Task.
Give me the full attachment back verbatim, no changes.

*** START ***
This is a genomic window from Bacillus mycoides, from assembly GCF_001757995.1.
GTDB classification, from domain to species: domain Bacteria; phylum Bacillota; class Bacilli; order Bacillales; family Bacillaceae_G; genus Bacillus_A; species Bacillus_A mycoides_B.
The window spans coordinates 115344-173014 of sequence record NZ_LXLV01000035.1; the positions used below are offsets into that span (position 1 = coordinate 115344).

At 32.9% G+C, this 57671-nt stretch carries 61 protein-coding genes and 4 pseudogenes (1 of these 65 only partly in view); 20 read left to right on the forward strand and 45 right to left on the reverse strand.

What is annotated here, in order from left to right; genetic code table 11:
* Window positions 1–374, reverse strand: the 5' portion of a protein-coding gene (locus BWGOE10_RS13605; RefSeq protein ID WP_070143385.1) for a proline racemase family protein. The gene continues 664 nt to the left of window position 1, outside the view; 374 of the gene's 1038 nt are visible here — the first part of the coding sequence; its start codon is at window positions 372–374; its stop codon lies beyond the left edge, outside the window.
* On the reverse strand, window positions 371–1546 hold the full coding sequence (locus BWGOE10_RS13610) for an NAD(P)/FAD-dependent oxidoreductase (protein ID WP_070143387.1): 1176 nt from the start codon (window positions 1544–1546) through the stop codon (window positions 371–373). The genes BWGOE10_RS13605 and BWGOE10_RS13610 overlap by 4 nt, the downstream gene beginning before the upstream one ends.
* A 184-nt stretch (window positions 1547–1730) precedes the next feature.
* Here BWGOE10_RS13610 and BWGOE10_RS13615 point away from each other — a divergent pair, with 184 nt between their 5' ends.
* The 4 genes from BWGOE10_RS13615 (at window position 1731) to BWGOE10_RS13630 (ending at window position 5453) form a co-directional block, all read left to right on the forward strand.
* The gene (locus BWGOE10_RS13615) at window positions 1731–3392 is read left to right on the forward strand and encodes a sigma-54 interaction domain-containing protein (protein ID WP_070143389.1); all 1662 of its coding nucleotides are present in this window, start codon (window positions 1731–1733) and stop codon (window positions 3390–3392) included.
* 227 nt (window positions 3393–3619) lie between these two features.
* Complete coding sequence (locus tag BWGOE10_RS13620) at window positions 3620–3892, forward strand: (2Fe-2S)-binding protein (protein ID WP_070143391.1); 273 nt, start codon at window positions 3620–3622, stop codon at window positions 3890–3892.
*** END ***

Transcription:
This is a genomic window from Bacillus mycoides, from assembly GCF_001757995.1.
GTDB classification, from domain to species: domain Bacteria; phylum Bacillota; class Bacilli; order Bacillales; family Bacillaceae_G; genus Bacillus_A; species Bacillus_A mycoides_B.
The window spans coordinates 115344-173014 of sequence record NZ_LXLV01000035.1; the positions used below are offsets into that span (position 1 = coordinate 115344).

At 32.9% G+C, this 57671-nt stretch carries 61 protein-coding genes and 4 pseudogenes (1 of these 65 only partly in view); 20 read left to right on the forward strand and 45 right to left on the reverse strand.

What is annotated here, in order from left to right; genetic code table 11:
* Window positions 1–374, reverse strand: the 5' portion of a protein-coding gene (locus BWGOE10_RS13605; RefSeq protein ID WP_070143385.1) for a proline racemase family protein. The gene continues 664 nt to the left of window position 1, outside the view; 374 of the gene's 1038 nt are visible here — the first part of the coding sequence; its start codon is at window positions 372–374; its stop codon lies beyond the left edge, outside the window.
* On the reverse strand, window positions 371–1546 hold the full coding sequence (locus BWGOE10_RS13610) for an NAD(P)/FAD-dependent oxidoreductase (protein ID WP_070143387.1): 1176 nt from the start codon (window positions 1544–1546) through the stop codon (window positions 371–373). The genes BWGOE10_RS13605 and BWGOE10_RS13610 overlap by 4 nt, the downstream gene beginning before the upstream one ends.
* A 184-nt stretch (window positions 1547–1730) precedes the next feature.
* Here BWGOE10_RS13610 and BWGOE10_RS13615 point away from each other — a divergent pair, with 184 nt between their 5' ends.
* The 4 genes from BWGOE10_RS13615 (at window position 1731) to BWGOE10_RS13630 (ending at window position 5453) form a co-directional block, all read left to right on the forward strand.
* The gene (locus BWGOE10_RS13615) at window positions 1731–3392 is read left to right on the forward strand and encodes a sigma-54 interaction domain-containing protein (protein ID WP_070143389.1); all 1662 of its coding nucleotides are present in this window, start codon (window positions 1731–1733) and stop codon (window positions 3390–3392) included.
* 227 nt (window positions 3393–3619) lie between these two features.
* Complete coding sequence (locus tag BWGOE10_RS13620) at window positions 3620–3892, forward strand: (2Fe-2S)-binding protein (protein ID WP_070143391.1); 273 nt, start codon at window positions 3620–3622, stop codon at window positions 3890–3892.